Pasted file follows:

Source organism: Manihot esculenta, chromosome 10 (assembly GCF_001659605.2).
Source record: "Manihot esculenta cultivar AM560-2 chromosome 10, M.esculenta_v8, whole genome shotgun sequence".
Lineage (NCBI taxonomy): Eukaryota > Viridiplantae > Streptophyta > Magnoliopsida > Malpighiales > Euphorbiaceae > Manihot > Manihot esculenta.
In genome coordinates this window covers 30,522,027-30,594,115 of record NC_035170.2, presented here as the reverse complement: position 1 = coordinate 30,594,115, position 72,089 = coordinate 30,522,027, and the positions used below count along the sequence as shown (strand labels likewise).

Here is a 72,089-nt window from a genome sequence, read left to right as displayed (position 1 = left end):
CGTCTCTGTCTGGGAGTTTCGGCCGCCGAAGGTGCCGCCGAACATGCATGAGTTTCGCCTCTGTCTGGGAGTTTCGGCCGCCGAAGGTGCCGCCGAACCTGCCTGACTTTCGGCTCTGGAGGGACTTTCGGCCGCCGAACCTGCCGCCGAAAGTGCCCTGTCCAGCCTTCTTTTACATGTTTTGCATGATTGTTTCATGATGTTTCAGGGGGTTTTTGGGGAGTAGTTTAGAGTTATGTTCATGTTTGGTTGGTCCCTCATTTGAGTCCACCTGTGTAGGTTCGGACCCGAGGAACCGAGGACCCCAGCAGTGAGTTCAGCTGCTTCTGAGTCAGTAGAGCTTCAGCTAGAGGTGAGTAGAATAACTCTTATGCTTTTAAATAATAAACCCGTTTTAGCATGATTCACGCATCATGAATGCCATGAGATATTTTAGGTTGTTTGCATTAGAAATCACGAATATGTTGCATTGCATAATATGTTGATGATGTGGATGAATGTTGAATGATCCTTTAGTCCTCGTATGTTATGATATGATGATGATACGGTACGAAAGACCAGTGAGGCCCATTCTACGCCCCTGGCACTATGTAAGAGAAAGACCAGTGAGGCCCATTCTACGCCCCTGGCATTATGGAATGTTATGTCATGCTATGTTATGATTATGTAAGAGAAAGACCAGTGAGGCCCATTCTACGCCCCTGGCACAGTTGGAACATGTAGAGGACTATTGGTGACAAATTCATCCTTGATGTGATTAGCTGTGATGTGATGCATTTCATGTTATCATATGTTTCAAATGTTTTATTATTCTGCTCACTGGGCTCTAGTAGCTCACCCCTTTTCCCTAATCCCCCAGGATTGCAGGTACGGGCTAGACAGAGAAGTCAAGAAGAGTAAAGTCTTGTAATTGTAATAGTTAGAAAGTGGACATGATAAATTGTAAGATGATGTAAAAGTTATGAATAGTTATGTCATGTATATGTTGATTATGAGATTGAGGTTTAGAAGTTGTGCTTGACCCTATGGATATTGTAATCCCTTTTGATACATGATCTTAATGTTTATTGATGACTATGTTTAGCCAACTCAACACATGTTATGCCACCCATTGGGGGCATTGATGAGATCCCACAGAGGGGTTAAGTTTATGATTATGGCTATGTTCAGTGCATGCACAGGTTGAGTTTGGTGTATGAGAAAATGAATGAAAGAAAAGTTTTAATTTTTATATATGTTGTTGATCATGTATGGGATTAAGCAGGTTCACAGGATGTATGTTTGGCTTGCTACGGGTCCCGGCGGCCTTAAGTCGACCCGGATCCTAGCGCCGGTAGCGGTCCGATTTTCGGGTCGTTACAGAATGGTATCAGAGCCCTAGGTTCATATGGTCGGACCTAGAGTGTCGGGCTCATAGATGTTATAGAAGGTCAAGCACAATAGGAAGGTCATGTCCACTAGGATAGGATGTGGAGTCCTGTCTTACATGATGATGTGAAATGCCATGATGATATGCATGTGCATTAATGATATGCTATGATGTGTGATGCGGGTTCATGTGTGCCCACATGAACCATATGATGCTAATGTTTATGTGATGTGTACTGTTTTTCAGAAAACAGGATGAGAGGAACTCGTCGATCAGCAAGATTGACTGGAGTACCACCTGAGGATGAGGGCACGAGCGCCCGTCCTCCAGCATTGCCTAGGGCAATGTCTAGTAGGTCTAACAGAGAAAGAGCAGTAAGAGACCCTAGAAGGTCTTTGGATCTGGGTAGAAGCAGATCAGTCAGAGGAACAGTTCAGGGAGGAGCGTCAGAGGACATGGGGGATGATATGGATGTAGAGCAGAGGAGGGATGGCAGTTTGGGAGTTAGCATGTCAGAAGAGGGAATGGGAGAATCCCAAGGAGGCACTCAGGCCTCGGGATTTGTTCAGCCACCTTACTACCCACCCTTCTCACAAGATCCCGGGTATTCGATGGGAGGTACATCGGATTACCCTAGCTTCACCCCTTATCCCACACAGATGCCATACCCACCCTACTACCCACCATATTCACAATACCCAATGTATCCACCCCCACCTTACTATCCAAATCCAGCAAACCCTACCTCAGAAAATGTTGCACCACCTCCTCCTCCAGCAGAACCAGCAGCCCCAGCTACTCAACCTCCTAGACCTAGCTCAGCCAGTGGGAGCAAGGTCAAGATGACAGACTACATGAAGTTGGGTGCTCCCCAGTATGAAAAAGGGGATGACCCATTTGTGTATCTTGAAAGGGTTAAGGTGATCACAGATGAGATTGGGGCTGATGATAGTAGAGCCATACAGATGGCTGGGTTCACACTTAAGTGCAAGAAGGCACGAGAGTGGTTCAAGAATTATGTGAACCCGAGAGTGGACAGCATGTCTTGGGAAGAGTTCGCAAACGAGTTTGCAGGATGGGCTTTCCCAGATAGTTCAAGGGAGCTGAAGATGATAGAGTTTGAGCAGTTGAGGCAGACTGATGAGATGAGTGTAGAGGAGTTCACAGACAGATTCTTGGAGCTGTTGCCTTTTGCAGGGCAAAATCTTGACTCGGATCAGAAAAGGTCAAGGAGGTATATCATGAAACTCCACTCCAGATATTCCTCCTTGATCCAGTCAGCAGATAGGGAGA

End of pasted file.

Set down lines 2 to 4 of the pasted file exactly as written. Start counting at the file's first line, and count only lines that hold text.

Source record: "Manihot esculenta cultivar AM560-2 chromosome 10, M.esculenta_v8, whole genome shotgun sequence".
Lineage (NCBI taxonomy): Eukaryota > Viridiplantae > Streptophyta > Magnoliopsida > Malpighiales > Euphorbiaceae > Manihot > Manihot esculenta.
In genome coordinates this window covers 30,522,027-30,594,115 of record NC_035170.2, presented here as the reverse complement: position 1 = coordinate 30,594,115, position 72,089 = coordinate 30,522,027, and the positions used below count along the sequence as shown (strand labels likewise).